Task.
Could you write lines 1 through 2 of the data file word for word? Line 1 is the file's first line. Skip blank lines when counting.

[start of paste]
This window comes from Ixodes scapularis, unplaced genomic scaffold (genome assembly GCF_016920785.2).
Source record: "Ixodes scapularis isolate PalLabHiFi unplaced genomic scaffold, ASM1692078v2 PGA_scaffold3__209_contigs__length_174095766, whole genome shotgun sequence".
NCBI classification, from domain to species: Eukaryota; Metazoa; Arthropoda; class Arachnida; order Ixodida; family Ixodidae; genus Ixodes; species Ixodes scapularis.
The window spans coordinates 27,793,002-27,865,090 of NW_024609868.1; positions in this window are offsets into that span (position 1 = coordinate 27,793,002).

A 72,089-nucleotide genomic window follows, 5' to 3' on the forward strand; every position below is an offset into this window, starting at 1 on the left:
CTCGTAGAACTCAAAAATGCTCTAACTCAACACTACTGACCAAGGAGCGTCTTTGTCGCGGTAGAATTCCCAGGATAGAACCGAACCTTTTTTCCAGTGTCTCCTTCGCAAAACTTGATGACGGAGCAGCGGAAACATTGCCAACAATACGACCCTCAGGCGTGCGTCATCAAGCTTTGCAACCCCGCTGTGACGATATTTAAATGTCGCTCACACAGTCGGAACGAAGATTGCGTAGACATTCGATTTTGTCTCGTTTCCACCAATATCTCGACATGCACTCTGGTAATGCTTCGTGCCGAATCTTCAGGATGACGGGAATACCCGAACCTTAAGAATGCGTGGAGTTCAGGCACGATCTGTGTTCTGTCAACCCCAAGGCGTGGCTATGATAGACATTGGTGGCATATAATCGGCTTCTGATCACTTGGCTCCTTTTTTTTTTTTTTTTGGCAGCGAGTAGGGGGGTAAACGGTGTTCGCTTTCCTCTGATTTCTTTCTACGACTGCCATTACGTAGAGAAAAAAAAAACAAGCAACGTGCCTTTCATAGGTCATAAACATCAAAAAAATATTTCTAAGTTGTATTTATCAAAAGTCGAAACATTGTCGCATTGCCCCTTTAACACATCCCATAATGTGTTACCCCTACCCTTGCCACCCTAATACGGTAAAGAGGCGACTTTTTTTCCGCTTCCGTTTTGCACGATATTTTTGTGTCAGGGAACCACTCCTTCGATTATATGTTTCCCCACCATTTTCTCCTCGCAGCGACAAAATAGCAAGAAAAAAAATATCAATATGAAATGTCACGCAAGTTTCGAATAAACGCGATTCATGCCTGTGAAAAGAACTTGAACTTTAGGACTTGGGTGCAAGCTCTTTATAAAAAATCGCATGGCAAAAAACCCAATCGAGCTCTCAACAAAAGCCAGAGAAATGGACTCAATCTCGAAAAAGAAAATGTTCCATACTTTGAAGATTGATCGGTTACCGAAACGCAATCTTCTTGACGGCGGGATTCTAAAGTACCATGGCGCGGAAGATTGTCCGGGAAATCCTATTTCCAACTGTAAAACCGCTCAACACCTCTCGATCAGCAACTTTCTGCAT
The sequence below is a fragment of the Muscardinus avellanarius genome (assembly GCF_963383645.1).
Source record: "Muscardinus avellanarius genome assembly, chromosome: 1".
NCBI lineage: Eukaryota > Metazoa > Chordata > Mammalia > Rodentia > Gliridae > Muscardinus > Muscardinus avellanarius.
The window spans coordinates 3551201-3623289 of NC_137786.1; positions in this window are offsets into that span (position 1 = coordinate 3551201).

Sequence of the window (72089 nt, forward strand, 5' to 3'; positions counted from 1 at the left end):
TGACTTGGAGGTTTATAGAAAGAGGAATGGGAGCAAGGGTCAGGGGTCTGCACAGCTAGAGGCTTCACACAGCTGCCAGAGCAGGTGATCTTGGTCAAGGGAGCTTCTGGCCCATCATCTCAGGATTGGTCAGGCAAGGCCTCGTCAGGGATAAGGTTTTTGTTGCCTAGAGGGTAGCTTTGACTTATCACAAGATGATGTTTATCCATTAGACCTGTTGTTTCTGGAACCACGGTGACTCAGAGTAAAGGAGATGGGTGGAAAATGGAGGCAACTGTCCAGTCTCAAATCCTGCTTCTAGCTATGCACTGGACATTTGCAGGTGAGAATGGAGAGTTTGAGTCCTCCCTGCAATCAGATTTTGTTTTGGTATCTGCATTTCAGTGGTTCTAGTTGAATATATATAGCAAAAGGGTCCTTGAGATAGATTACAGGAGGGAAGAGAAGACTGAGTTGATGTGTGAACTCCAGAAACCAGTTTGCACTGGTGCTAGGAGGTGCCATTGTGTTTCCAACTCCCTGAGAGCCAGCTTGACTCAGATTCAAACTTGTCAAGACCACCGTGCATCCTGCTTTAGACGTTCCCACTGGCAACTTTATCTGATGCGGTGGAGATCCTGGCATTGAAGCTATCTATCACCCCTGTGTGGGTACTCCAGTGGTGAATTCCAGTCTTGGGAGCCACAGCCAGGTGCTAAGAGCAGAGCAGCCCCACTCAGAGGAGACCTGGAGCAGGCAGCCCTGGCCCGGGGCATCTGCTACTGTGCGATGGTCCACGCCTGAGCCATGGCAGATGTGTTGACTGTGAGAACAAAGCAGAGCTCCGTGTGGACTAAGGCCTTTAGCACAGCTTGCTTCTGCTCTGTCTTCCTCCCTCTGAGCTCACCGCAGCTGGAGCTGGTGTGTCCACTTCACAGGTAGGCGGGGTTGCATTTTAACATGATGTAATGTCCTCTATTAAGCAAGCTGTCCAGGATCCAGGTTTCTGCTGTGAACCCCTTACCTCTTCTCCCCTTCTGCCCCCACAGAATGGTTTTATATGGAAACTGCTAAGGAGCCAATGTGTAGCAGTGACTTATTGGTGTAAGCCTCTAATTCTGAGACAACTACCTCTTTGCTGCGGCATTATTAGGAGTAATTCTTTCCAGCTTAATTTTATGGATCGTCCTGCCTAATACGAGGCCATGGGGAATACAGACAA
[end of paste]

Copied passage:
This window comes from Ixodes scapularis, unplaced genomic scaffold (genome assembly GCF_016920785.2).
Source record: "Ixodes scapularis isolate PalLabHiFi unplaced genomic scaffold, ASM1692078v2 PGA_scaffold3__209_contigs__length_174095766, whole genome shotgun sequence".